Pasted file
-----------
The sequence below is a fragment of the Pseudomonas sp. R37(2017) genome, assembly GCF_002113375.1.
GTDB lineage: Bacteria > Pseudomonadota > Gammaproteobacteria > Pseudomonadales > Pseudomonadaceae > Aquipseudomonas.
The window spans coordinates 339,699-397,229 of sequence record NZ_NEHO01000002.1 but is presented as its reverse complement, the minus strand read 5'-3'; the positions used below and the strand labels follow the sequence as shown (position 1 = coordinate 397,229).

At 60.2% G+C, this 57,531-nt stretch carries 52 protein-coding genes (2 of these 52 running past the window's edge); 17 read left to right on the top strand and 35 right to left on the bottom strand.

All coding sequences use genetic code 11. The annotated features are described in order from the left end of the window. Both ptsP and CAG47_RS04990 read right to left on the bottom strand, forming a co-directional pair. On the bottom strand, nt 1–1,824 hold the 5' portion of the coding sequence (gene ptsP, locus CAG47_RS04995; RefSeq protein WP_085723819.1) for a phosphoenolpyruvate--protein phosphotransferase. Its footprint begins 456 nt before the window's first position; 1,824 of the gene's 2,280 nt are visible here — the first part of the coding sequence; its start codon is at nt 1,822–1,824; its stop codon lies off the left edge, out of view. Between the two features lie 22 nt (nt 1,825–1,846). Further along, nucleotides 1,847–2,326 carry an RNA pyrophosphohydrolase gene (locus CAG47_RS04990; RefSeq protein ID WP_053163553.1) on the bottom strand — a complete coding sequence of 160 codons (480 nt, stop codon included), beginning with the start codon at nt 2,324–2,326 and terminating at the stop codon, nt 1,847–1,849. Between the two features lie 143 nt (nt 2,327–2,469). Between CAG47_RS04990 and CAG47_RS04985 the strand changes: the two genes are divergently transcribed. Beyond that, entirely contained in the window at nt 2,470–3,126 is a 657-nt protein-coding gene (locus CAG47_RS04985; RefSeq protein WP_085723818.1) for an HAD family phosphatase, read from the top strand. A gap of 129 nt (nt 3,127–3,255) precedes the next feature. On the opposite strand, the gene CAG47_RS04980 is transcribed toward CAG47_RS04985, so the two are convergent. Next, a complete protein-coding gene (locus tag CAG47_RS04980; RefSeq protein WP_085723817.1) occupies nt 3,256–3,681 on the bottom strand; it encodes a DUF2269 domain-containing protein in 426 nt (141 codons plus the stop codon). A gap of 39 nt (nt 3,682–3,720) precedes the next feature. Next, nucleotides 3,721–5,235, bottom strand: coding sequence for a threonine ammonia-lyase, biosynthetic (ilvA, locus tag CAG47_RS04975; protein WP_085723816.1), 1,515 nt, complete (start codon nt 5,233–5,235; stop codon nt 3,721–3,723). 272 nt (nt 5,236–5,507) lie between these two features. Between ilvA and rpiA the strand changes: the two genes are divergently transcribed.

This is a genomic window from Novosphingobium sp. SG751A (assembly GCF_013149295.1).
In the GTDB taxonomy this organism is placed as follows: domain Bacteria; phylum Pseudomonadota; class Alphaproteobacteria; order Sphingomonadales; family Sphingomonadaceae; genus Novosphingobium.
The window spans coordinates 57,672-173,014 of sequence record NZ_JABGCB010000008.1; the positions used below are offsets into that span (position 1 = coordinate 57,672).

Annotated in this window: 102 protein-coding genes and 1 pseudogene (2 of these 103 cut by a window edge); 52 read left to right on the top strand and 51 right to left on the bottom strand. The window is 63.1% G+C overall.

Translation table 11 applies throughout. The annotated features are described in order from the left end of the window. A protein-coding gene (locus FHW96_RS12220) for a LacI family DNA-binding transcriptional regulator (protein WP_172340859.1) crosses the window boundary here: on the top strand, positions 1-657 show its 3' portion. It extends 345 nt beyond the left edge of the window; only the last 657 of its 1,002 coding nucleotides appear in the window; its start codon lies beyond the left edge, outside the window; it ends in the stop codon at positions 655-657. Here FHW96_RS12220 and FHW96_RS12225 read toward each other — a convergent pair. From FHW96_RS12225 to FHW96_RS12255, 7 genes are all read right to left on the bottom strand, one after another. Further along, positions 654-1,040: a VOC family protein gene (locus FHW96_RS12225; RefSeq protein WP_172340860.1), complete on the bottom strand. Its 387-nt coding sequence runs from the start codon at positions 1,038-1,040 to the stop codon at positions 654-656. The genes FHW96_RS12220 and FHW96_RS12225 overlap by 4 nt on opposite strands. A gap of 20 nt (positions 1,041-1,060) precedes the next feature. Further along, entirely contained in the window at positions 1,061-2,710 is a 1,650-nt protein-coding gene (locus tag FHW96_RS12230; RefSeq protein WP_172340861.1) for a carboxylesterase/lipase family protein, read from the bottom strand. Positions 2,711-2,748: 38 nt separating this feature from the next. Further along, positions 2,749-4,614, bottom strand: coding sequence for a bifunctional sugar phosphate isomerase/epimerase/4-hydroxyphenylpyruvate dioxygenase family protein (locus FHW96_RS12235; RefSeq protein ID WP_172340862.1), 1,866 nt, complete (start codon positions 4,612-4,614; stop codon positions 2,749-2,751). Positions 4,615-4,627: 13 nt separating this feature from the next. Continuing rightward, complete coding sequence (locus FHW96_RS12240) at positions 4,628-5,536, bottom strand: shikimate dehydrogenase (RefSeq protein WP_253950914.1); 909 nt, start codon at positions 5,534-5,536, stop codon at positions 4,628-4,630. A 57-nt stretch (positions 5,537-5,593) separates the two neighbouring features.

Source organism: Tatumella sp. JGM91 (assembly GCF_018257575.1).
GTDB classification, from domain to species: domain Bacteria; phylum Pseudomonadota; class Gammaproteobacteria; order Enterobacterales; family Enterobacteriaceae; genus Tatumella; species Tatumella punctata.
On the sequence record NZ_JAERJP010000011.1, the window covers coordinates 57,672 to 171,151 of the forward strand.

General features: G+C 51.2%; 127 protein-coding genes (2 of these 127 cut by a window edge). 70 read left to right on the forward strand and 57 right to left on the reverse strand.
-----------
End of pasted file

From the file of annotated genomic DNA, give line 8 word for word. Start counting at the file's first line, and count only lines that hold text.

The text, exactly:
The window spans coordinates 57,672-173,014 of sequence record NZ_JABGCB010000008.1; the positions used below are offsets into that span (position 1 = coordinate 57,672).